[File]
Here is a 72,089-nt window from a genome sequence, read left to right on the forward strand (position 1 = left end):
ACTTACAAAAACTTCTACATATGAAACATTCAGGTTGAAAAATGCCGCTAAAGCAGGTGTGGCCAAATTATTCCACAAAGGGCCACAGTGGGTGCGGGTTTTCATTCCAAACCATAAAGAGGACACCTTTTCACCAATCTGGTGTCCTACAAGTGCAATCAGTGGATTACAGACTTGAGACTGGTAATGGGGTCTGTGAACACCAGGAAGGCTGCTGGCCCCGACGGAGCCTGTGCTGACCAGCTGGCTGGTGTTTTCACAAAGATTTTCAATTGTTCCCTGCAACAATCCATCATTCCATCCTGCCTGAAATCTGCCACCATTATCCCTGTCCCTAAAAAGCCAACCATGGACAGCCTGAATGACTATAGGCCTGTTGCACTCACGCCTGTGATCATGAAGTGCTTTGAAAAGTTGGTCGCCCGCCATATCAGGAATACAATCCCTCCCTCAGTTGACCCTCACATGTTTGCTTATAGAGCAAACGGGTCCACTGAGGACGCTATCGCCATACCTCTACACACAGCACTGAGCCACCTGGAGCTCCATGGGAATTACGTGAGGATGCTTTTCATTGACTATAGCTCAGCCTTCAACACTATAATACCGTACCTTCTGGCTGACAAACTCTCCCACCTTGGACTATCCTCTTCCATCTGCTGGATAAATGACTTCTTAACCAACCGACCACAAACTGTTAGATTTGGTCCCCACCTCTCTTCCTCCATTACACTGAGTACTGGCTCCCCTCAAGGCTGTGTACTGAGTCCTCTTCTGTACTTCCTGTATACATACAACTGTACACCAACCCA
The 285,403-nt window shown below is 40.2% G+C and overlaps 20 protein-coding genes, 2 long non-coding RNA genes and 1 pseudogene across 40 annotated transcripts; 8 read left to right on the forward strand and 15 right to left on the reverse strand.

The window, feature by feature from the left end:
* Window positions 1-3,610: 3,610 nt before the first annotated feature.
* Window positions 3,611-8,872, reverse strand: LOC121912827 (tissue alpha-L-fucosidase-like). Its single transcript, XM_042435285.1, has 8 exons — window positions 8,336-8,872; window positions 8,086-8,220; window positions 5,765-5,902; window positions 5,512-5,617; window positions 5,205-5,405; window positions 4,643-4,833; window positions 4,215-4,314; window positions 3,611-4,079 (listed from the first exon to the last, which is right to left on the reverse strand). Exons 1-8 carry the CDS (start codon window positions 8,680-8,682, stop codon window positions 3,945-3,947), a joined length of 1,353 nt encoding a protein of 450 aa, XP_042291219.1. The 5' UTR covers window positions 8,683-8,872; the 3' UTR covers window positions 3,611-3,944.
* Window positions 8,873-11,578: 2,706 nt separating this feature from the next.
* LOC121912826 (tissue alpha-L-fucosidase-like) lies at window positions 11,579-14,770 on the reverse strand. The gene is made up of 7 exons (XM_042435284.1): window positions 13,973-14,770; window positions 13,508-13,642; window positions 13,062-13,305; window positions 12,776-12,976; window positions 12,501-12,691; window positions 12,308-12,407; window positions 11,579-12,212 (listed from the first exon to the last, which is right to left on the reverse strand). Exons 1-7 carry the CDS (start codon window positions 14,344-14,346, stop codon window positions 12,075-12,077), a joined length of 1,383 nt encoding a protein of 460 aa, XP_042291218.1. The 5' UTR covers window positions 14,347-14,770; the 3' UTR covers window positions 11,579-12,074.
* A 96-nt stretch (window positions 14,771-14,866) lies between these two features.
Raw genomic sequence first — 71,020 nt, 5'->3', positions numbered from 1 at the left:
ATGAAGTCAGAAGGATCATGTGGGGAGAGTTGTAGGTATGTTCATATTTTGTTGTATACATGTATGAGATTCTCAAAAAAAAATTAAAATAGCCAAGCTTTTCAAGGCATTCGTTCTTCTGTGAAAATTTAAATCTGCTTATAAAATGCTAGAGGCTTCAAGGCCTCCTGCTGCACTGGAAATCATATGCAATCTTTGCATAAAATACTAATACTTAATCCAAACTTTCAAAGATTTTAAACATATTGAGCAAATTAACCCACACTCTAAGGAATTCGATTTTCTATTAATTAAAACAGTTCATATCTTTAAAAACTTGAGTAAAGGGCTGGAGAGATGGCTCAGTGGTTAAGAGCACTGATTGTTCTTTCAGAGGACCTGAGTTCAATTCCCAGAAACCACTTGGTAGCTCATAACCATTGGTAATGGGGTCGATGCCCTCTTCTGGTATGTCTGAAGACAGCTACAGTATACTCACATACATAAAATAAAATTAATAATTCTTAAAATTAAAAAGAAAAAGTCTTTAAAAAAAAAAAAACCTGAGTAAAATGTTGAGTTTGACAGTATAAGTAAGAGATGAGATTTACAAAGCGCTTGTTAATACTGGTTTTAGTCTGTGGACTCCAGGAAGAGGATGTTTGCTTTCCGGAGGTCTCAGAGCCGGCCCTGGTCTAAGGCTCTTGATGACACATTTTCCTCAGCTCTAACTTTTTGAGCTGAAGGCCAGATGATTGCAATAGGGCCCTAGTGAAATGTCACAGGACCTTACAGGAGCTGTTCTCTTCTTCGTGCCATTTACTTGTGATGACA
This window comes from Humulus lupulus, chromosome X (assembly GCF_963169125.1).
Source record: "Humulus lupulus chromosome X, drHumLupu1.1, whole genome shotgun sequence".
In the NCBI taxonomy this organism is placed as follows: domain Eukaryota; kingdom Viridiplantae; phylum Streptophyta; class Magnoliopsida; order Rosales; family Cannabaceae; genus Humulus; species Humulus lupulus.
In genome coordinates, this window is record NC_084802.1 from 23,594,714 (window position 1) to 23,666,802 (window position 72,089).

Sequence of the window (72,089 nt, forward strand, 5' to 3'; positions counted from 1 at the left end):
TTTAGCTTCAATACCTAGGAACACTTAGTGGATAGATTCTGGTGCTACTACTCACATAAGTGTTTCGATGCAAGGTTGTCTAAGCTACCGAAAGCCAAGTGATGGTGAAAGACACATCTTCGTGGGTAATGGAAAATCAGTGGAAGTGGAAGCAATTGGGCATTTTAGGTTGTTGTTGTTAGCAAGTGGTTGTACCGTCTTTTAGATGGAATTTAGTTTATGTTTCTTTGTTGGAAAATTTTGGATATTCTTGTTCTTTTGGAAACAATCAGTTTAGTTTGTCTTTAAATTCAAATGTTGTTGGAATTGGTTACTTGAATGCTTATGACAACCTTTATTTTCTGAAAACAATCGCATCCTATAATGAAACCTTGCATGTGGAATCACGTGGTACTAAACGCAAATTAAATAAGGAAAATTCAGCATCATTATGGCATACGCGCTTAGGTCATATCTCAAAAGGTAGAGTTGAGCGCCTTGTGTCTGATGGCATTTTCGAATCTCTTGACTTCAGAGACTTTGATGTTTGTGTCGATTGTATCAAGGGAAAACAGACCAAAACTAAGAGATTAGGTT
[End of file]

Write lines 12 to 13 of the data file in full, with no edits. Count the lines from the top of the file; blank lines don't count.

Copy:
This window comes from Humulus lupulus, chromosome X (assembly GCF_963169125.1).
Source record: "Humulus lupulus chromosome X, drHumLupu1.1, whole genome shotgun sequence".